Candice Fox marches onto the scene and makes an instant name for herself with an Australian police procedural with a significant twist. Frank Bennett is the new man on the Homicide Squad, a recent transfer with a list of less than stellar items from his past. When paired with the independent Eden Archer, Bennett cannot help but hope that he can melt her frigid exterior, while perhaps winning his way into her heart, or at least her knickers. With her elder brother, Eric, in the squad room alongside her and willing to take the piss out of anyone who messes with Eden, the team is less a cohesive unit than one full of competition. After the discovery of a collection of steel toolboxes at the local marina, Archer and Bennett are called to the scene, only to discover the grisly remains of a number of people, some of whom have been dismembered. What ties them together is that the bodies have at least one set of organs missing, removed with surgical precision. There is a killer on the loose, but who is procuring and accepting these organs? As Archer and Bennett dig a little deeper, they discover a correlation between those who remove themselves from the donor transplant list and a number of missing persons in and around the Sydney area. After interviewing at least one couple, they learn of the killer’s motive; to offer up the healthy organs of someone who will not be missed, for a price. One of the captors is able to escape her prison and shines added light to the killer and where they might be working, which propel Archer and Bennett into a high-risk game of cat and mouse. Running parallel to the story’s primary narrative is one about a man named Hades and two young children who come into his possession. He raises them and tries to instil a set of core beliefs with which they can use in life, even though he is nothing but a deeply rooted killer. How does this story mesh with what Archer and Bennett are doing? Fox leads the reader along the explosive path, only to drop another few bombshells along the way. A stellar first novel in a series that is sure to be both gripping and talked about for years to come.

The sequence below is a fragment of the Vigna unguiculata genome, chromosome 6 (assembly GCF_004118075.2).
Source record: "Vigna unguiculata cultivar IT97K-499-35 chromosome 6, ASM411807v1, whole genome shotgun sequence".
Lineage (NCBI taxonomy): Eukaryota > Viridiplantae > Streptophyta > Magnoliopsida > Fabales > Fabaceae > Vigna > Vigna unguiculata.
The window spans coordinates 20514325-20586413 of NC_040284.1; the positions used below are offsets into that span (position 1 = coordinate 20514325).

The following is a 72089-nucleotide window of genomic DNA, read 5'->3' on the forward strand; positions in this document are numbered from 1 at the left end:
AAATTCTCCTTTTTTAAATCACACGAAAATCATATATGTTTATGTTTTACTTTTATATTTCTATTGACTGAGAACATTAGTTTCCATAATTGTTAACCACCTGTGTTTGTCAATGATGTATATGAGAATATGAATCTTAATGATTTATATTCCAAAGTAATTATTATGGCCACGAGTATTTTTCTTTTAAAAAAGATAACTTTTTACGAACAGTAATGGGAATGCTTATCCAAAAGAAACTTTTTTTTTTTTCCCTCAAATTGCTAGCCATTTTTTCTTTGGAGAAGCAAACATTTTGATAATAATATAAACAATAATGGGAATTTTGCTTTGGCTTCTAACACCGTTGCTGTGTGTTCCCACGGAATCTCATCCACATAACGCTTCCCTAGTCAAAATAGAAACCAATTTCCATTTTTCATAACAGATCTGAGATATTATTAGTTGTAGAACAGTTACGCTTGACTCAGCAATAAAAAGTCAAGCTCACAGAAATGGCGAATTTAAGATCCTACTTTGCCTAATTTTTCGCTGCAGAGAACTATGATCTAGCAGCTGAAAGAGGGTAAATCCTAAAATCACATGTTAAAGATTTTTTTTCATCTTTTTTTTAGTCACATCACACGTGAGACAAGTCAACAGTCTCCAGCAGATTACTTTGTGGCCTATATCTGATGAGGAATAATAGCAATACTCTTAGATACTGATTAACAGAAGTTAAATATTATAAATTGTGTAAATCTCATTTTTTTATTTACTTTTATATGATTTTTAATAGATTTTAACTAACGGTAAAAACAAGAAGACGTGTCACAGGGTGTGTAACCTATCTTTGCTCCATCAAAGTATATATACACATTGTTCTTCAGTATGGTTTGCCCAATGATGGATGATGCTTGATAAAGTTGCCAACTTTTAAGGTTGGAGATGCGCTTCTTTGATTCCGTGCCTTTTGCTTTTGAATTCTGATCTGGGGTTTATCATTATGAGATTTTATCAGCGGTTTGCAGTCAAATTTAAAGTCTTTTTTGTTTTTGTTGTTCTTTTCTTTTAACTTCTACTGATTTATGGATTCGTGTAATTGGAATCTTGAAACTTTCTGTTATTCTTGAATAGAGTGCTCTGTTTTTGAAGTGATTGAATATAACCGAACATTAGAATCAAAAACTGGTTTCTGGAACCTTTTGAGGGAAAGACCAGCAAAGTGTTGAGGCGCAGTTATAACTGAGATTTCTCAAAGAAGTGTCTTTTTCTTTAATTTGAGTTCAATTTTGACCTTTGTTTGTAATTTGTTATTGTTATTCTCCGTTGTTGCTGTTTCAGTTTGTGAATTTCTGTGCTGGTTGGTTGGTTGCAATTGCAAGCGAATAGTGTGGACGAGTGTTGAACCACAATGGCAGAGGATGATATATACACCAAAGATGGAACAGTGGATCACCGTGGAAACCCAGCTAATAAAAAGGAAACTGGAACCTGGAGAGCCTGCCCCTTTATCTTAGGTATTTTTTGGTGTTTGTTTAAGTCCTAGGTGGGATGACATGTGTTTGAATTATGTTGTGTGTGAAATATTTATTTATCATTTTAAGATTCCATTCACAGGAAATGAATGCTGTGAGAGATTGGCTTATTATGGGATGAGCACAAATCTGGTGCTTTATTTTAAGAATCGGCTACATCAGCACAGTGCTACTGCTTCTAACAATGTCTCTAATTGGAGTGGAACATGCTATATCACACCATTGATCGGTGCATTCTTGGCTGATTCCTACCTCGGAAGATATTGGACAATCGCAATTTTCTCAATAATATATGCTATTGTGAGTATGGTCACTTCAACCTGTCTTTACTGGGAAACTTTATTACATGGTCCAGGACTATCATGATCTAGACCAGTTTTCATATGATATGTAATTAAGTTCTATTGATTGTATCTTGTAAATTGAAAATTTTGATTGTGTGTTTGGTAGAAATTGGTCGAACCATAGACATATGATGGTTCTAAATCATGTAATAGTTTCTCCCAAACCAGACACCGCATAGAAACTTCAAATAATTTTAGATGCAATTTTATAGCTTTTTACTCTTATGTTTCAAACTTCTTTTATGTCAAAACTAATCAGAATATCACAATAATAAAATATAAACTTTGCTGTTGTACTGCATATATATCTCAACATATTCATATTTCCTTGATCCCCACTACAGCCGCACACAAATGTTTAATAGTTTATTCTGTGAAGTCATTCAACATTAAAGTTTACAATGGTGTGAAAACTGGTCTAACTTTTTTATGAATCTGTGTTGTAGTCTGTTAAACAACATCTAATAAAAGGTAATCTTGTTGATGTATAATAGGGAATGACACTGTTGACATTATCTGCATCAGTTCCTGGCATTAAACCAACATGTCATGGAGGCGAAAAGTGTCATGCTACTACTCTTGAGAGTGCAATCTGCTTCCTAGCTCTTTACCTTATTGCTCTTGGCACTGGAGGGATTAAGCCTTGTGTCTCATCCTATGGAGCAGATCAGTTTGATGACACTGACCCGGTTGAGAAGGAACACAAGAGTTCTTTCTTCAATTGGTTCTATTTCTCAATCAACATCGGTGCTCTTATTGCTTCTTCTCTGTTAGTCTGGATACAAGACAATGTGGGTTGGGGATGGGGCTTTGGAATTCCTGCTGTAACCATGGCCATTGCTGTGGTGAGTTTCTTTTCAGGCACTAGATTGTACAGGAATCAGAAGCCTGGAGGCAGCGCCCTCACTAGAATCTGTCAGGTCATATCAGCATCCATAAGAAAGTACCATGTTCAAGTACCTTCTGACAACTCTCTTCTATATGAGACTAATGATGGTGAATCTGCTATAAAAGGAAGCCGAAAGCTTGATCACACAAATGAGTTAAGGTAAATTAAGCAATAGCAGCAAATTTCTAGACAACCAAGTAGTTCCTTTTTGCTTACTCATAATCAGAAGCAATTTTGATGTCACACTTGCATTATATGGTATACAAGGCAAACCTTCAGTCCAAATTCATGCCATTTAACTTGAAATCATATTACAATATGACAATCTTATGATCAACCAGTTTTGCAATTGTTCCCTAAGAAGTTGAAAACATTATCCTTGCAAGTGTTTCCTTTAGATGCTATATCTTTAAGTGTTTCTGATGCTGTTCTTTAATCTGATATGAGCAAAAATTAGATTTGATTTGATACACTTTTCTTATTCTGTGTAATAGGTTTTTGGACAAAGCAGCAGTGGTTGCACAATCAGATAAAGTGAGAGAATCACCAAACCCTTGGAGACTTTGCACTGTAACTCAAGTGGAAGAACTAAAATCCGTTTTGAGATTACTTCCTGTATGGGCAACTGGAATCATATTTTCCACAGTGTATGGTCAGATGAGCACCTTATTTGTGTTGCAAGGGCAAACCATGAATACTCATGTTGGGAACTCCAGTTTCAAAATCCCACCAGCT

I first came across Fox when asked to read a galley of her second novel, where I learned even more about Archer and Bennett. I was hooked at that point, but had wished I took the time to read HADES beforehand, as spoilers were plentiful. I found Fox laid out her macabre story in such a way as to entertain and enthral the reader, even with its gory nature. The narrative flows so easily that the reader cannot help but want to read a little more, if only to sate their desire for a little more action. Eden Archer is surely a complex character, paired with the down-and-out Frank Bennett, which creates and wonderful banter, even as the latter cannot help but try to use his manly ways to coax a little something from his partner. Add in some rough characters and the story takes on a life of its own, while Fox stands back and allows the reader to revel in everything she has to offer. Fox will make a household name for herself around the world and likely has done so already in Australia.
Kudos, Madam Fox for this great debut. I know you have two others in the series, one of which I have already read. I cannot wait to see what you’ve done alone, along with your recent project alongside James Patterson.